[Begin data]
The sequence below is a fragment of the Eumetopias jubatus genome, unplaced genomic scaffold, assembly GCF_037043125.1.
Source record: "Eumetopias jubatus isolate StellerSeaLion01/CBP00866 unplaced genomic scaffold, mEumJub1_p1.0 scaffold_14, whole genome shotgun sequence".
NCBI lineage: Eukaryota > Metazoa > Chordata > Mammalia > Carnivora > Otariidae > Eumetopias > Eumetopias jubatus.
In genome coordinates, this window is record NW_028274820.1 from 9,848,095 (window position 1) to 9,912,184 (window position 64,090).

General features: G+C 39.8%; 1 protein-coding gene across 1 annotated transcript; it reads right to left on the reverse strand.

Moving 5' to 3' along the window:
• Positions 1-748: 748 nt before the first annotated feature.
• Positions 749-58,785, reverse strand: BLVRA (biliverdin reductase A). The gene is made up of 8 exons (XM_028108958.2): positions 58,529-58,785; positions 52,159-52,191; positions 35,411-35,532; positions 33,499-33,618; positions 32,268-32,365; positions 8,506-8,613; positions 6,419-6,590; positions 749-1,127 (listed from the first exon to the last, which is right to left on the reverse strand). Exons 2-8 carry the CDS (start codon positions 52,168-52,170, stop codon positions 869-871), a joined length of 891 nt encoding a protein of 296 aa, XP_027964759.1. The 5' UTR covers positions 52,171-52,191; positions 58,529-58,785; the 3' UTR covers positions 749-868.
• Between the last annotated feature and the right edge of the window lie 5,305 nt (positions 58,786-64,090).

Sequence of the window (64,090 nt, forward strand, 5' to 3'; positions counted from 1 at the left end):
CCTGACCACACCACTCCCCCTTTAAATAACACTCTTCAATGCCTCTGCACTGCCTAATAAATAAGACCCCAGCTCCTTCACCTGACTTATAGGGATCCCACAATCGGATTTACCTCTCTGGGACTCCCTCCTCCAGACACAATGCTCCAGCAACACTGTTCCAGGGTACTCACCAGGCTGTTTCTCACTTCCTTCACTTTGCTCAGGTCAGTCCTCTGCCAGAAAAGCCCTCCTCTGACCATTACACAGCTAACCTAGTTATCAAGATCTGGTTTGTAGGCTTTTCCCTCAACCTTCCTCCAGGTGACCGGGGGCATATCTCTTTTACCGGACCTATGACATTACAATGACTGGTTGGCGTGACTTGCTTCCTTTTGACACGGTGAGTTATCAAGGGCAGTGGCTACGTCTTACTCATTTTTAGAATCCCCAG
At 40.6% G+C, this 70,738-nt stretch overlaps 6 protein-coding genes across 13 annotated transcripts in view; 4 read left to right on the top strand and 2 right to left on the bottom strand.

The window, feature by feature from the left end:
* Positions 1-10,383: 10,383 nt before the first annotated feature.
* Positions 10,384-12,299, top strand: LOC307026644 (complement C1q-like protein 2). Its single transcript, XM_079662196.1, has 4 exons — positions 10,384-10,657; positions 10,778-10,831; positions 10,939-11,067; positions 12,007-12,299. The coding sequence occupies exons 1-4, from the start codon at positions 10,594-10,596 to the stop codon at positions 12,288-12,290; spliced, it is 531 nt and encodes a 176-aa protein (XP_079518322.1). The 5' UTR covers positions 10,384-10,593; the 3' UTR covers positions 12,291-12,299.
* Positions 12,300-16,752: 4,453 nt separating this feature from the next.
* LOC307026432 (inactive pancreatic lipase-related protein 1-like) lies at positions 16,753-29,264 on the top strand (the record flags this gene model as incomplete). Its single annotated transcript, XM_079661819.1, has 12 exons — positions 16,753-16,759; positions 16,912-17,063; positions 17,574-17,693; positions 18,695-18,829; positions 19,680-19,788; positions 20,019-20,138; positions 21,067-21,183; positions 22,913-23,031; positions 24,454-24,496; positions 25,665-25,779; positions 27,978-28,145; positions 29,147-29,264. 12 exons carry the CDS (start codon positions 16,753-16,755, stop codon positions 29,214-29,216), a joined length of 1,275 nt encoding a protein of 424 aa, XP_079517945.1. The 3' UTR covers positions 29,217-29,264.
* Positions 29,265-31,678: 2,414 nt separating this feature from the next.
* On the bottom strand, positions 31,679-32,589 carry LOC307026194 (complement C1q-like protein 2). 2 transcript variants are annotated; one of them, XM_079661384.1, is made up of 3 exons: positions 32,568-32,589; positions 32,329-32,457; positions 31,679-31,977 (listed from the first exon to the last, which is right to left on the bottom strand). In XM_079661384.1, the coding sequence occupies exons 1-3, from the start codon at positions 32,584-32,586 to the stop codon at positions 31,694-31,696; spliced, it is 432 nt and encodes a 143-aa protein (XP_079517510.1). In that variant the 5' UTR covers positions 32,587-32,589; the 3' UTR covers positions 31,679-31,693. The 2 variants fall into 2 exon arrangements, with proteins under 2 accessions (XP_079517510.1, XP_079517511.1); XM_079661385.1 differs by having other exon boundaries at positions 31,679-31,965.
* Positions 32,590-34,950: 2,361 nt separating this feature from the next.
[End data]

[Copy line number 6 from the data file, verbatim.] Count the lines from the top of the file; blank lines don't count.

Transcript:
Moving 5' to 3' along the window: